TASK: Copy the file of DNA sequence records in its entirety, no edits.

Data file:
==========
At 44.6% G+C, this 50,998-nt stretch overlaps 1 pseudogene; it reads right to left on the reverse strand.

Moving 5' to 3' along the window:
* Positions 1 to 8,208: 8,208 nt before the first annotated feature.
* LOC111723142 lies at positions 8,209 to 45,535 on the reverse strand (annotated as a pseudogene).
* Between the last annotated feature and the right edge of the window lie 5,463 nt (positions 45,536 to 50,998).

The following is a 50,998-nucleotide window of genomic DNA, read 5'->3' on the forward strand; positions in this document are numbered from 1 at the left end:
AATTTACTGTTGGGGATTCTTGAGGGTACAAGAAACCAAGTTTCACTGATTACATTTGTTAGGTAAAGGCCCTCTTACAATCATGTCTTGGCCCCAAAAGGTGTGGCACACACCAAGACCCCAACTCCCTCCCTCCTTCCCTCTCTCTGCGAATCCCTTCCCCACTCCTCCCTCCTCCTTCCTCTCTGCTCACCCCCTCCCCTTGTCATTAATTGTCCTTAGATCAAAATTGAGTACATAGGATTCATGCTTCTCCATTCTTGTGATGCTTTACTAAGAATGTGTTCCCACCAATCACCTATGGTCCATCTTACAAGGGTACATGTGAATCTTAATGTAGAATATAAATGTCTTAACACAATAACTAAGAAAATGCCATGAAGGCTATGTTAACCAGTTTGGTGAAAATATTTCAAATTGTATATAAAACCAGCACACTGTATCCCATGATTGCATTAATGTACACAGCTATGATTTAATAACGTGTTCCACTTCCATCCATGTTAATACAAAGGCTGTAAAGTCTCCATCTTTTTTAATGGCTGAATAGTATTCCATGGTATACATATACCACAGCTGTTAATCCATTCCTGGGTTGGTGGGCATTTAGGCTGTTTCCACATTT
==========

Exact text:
At 44.6% G+C, this 50,998-nt stretch overlaps 1 pseudogene; it reads right to left on the reverse strand.

Moving 5' to 3' along the window:
* Positions 1 to 8,208: 8,208 nt before the first annotated feature.
* LOC111723142 lies at positions 8,209 to 45,535 on the reverse strand (annotated as a pseudogene).
* Between the last annotated feature and the right edge of the window lie 5,463 nt (positions 45,536 to 50,998).

The following is a 50,998-nucleotide window of genomic DNA, read 5'->3' on the forward strand; positions in this document are numbered from 1 at the left end:
AATTTACTGTTGGGGATTCTTGAGGGTACAAGAAACCAAGTTTCACTGATTACATTTGTTAGGTAAAGGCCCTCTTACAATCATGTCTTGGCCCCAAAAGGTGTGGCACACACCAAGACCCCAACTCCCTCCCTCCTTCCCTCTCTCTGCGAATCCCTTCCCCACTCCTCCCTCCTCCTTCCTCTCTGCTCACCCCCTCCCCTTGTCATTAATTGTCCTTAGATCAAAATTGAGTACATAGGATTCATGCTTCTCCATTCTTGTGATGCTTTACTAAGAATGTGTTCCCACCAATCACCTATGGTCCATCTTACAAGGGTACATGTGAATCTTAATGTAGAATATAAATGTCTTAACACAATAACTAAGAAAATGCCATGAAGGCTATGTTAACCAGTTTGGTGAAAATATTTCAAATTGTATATAAAACCAGCACACTGTATCCCATGATTGCATTAATGTACACAGCTATGATTTAATAACGTGTTCCACTTCCATCCATGTTAATACAAAGGCTGTAAAGTCTCCATCTTTTTTAATGGCTGAATAGTATTCCATGGTATACATATACCACAGCTGTTAATCCATTCCTGGGTTGGTGGGCATTTAGGCTGTTTCCACATTT